First-generation grad overcomes obstacles with hard work, lands job
Anna Xuan Nguyen ’18 charted new territory when she donned a cap and gown last spring.First-generation grad overcomes obstacles with hard work, lands job
Anna Xuan Nguyen '18 charted new territory when she donned a cap and gown last spring.
"I'm an only child and the oldest grandchild, so I had a lot of pressure to succeed," said the Pacific alumna, who was not only the first in her family to receive a college degree but maintained a grade point average that earned her the distinction of graduating cum laude.
With dreams of one day running her own business, the 23-year-old Stockton native majored in business administration with an emphasis on marketing and entrepreneurship in the Eberhardt School of Business.
Although she had been accepted to other universities, Pacific's proximity to her family and its small classes factored heavily in her decision to come here. But collecting her diploma was no cakewalk; Nguyen accomplished it despite financial, academic and emotional hardships.
"Pacific was really challenging," said the transfer student from San Joaquin Delta College, recalling the monthly tests she had in every business class along with at least one group presentation each semester.
No fan of math, Nguyen struggled with the calculations required in finance courses, including applying algebraic equations.
However, she found the support she needed in Pacific's Community Involvement Program (CIP), which provides financial aid and other services for local low-income, first-generation college students who have demonstrated leadership potential.
CIP awarded Nguyen the largest of her three scholarships and offered a spacious lounge where she could be found nearly every day forging the friendships that became her support network.
"It was great to have a 'safe place' to be myself," she said.
She studied, ate, socialized and volunteered in the community with CIP's other students, who rallied around Nguyen when her father died in 2017, followed by her grandfather shortly before she graduated.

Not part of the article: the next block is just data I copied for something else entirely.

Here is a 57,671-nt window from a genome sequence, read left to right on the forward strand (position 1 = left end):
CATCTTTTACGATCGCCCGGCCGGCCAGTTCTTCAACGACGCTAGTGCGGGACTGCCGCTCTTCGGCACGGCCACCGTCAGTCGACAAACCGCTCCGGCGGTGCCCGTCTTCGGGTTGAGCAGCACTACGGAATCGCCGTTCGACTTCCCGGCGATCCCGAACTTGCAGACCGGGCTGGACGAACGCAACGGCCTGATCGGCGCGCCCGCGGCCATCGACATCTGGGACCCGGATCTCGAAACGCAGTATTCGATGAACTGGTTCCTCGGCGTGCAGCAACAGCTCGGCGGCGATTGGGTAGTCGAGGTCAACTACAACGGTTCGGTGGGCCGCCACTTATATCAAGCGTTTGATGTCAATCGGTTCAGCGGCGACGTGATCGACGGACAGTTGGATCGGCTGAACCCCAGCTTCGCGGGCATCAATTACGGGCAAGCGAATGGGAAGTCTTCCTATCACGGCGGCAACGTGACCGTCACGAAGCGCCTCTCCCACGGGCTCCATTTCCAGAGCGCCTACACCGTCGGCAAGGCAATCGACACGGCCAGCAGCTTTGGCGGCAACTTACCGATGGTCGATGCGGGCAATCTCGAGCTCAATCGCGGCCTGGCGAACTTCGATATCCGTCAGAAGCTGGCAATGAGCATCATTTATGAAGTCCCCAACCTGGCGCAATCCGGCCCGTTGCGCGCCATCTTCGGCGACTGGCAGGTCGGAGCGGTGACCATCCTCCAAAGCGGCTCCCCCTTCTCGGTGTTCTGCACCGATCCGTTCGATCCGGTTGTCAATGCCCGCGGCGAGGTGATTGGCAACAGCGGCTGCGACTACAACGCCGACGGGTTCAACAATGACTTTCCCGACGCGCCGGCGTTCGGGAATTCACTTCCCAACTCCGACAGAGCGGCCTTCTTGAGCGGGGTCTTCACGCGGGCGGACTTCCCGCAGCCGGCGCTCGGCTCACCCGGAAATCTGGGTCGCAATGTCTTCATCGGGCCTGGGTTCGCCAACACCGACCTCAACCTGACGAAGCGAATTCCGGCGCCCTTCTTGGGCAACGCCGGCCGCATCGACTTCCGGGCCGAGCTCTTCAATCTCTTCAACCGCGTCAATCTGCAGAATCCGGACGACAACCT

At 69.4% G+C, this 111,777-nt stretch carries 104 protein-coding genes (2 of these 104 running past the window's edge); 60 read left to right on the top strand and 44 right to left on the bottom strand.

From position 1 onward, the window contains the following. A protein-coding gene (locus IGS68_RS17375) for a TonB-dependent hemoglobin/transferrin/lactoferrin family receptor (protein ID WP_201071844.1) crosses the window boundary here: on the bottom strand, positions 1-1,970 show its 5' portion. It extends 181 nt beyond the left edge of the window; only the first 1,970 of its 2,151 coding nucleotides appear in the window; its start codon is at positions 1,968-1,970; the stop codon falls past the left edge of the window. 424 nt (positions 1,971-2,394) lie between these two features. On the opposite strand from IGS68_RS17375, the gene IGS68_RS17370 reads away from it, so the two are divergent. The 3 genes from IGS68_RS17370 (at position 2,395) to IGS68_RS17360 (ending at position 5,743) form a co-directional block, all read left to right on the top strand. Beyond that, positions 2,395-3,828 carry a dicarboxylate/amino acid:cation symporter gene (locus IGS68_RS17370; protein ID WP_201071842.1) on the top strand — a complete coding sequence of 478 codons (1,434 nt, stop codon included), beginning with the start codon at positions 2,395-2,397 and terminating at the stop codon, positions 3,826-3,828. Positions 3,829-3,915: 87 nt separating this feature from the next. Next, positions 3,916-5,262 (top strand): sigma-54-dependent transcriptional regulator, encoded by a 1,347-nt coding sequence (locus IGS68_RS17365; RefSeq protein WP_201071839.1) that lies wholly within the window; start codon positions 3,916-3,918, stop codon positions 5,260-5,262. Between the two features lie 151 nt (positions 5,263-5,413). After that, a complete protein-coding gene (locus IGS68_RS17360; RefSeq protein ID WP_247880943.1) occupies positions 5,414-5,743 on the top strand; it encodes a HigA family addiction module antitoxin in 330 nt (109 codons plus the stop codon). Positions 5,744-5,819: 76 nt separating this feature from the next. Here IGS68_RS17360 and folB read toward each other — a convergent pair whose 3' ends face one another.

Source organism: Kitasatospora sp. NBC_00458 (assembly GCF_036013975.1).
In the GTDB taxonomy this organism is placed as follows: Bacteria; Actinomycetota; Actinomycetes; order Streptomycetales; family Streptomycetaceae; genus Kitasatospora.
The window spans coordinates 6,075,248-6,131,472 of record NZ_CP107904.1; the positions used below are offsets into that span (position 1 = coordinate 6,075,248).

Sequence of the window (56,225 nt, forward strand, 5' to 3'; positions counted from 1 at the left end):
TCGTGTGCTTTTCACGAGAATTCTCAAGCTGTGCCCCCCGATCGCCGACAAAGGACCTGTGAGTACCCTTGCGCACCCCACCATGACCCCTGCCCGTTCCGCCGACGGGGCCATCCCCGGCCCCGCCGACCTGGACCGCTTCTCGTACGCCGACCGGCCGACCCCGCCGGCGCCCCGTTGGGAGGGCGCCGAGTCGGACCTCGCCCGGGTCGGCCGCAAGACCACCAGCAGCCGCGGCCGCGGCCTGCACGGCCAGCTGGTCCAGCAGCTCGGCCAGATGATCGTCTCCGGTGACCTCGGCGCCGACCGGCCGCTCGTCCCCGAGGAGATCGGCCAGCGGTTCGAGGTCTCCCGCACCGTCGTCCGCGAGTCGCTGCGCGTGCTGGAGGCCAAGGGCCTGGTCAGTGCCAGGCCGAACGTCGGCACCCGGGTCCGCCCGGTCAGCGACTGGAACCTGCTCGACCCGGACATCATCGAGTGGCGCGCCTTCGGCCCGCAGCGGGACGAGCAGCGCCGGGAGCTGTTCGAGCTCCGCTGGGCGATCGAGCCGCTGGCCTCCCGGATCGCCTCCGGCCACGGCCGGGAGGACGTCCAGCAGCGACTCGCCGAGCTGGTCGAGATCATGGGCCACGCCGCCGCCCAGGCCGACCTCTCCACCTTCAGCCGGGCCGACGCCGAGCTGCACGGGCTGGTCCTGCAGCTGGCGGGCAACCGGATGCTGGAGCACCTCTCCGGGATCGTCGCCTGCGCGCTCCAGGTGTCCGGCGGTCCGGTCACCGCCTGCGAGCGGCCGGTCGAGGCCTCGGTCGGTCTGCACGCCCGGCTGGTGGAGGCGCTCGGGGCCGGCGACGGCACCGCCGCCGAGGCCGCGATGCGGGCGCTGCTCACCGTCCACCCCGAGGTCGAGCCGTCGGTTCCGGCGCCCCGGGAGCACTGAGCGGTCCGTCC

"It was a really hard time for me, but I had the emotional support of my entire family from CIP that helped me make it through those hard times," Nguyen said.
Students enrolled in CIP must take at least 16 units each semester, maintain a minimum 2.0 grade-point average and attend biweekly meetings where they plan community volunteer projects.
But the challenge didn't faze Nguyen, whose mother had encouraged her to get a job in high school so she'd be better prepared to juggle the commitments competing for her time in college.
And she was.
During Nguyen's two years at Pacific, she was elected vice president of the national honor society Phi Kappa Phi's chapter on campus, worked the front desk of the library, and completed a stint at the Career Resource Center.
She also took advantage of the center's services, participating in mock interviews, networking with recruiters at campus career fairs, and attending a multicourse meal, where she learned the etiquette she'd need if she had a business meeting over dinner.
In addition to a paycheck from those jobs, Nguyen picked up customer service and social media skills, including editing promotional videos for YouTube and learning what kind of content to share for maximum reach.
After graduating, she leveraged that knowledge to land a full-time job on campus as a marketing coordinator for University of the Pacific International, a program that works with international students preparing to study at Pacific. Nguyen's duties include managing the website, hosting college recruiters and giving campus tours for prospective international students.
Understanding the value of education, she's considering graduate school in the next few years either to pursue a master's in business or study graphic design.
Nguyen has no doubts that her hard work paid off.
"I took a little bit longer (to graduate) than I wanted to but ... just the fact that I've gone to a prestigious university will allow me more opportunities," she said.
Her advice to other students is to persevere.
"Go for it," she said, adding that they shouldn't let the cost of an education come between them and their dreams. "If you come to Pacific, you're going to get a good job that's going to allow you to pay off those loans."
Other Pacific alumni are enjoying success similar to Nguyen's: six months after graduation, just over 90 percent of the students in her Pacific graduating class reported that they either were working, had been accepted to graduate school, were completing an internship or volunteering for a nonprofit.